Battery charging via a Generator – how to speed it up
In many a campground, generators plug away all day as owners vainly try to charge their RV battery from the 12 volt socket of their 230 volt generator. Even if (misleadingly) marked ‘battery charger’, that output is only suitable for and intended to run your small 12 volt volt lights and appliances (directly) without a battery.
Technically, its output on light loads is about 13.6 volts, but that drops to a level far too low for charging an RV battery – particularly AGM or LiFePO4 batteries as they can and do cause that voltage to drop rapidly. Because of this, a generator can charge a flat (say) 100 amp hour battery to about half charge within 5 or 6 hours. But that’s about all. Thereafter charging virtually ceases.
Successful battery charging via a 230 volt generator is nevertheless feasible. What is needed is a high quality 230 volt battery charger run from the generator’s three-pin plug 230 volt output.
What type charger for battery charging via generator?
Most portable generators can maintain their rated output for only a few minutes. Their limit is usually 80% for continual use. In reality, your 1000 watt generator is an 800 watt generator. They are most fuel efficient around 70% load. That is 700 watts for a 1000 watt unit. This is sufficient to power a quality 30-40 amp charger. Chargers this size will fully charge a flat 12 volt 100 amp hour AGM battery within 3-4 hours. Conventional lead acid batteries will take longer as they are unable to speedily absorb the charge.
Avoid cheap generators and chargers. Do not even think about doing this with a $99 chain store generator. They are hideously noisy and polluting. Worse – their electrical output is very ‘dirty’. They can and sometimes do damage so-called switch-mode battery chargers (or may not even run them at all).
High quality chargers are not cheap. Expect to pay $350 upwards. Do not skimp on this. Any savings on a cheap battery charger will be wiped out by its inevitable inefficiency as more fuel is burned in running the generator for longer. High quality chargers work quickly, deeply and reliably. Some top brands are better than 90% efficient.
Generator big enough – but charger does not perform
This can happen with battery charging by using a generator that has so-called adverse power factor. It is an effect like two rowers in a boat pulling out of synchronisation. It precludes the available power being fully used. The generator may also be hard or impossible to start unless the charger is turned off.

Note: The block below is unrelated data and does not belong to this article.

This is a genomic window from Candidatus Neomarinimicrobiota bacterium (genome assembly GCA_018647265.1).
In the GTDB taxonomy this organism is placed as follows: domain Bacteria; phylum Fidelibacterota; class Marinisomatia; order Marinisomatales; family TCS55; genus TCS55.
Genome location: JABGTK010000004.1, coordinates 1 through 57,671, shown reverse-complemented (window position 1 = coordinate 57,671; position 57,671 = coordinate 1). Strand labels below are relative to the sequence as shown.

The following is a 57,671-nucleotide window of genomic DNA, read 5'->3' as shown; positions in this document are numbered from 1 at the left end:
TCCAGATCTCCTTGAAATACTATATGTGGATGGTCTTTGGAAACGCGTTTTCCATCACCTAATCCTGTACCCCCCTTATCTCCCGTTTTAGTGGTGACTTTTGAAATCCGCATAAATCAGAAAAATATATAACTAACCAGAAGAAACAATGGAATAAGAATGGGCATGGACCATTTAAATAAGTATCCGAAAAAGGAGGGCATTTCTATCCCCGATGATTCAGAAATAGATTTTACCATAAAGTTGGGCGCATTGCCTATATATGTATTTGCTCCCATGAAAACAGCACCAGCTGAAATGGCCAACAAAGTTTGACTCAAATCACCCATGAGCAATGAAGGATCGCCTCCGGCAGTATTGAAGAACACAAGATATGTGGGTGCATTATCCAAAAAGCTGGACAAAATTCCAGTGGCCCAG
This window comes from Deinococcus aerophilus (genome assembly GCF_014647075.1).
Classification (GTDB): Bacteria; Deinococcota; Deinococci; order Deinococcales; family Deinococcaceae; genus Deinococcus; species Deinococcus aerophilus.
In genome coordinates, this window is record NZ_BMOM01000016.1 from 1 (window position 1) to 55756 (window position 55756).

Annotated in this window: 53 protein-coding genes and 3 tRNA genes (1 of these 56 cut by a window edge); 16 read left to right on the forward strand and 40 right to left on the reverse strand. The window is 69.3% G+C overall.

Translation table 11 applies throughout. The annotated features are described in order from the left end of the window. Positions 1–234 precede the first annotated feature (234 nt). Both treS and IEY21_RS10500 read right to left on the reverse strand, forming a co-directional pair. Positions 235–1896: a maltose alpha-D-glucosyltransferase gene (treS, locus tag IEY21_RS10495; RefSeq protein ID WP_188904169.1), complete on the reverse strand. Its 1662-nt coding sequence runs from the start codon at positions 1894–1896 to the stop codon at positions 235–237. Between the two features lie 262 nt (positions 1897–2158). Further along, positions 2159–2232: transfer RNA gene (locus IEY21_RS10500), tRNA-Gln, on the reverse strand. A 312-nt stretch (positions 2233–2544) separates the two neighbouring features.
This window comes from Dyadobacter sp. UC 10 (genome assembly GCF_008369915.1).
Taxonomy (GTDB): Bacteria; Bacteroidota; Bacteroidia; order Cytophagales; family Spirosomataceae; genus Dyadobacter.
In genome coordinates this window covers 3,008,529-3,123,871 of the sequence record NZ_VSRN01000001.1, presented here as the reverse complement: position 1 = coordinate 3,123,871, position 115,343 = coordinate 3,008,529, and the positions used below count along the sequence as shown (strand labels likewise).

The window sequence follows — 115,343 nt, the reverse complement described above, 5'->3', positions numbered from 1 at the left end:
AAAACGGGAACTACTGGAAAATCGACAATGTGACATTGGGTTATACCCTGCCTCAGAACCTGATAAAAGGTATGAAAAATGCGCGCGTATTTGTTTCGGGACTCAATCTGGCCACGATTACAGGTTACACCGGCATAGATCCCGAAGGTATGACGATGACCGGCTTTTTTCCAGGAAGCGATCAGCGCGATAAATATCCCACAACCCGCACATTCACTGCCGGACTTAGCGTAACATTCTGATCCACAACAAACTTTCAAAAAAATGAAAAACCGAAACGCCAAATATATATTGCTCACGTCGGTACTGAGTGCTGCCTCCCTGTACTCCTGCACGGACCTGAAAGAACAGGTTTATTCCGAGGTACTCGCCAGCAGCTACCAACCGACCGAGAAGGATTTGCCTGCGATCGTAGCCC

A quick and dirty fix is to plug a 100 watt or so soldering iron across the generator. It’s not the heat that does the job! The iron (being purely resistive) tricks the generator into working properly. There are other (costly) ways of fixing this, but its only worthwhile with battery chargers of 50 amps or more. It is otherwise cheaper to buy a high quality charger.
Problems with switch-mode battery charging via generator
Issues may arise with so-called switch-mode technology chargers and switch-mode inverter-chargers (these are smaller and lighter than transformer-based chargers). Switch-mode chargers are reasonably efficient (plus 90% is common). Some work just fine from grid power, but may produce little, or even none, from certain generators. Switch-mode devices are fine – but need ‘clean’ electricity. And that from most cheap generators is ‘dirty.’ The cause is that generator speed varies slightly but constantly, 50 times a second. This causes it to overlay multiples of the 50 cycles a second output. This particularly happens if it runs out of fuel and splutters to a halt. This usually cause the switch mode charger’s protection circuits to cut off the supply, but may even wreck the charger.
Fixing this problem may vary from difficult to impossible. Generator vendors usually deny responsibility because their products drive most electrical loads without problems. The battery vendor too may denies responsibility as their products work just fine on clean electricity. Each thus blames the other. Fortunately, this situation is mostly past – as many RV owners buy the quiet inverter type units. These, made by Dometic, Honda, Yamaha, Robin etc. do not suffer from this.
A DIY fix that often works is to include a flexible rubber coupling between the engine and electrical generating bits. This absorbs the speed changes.
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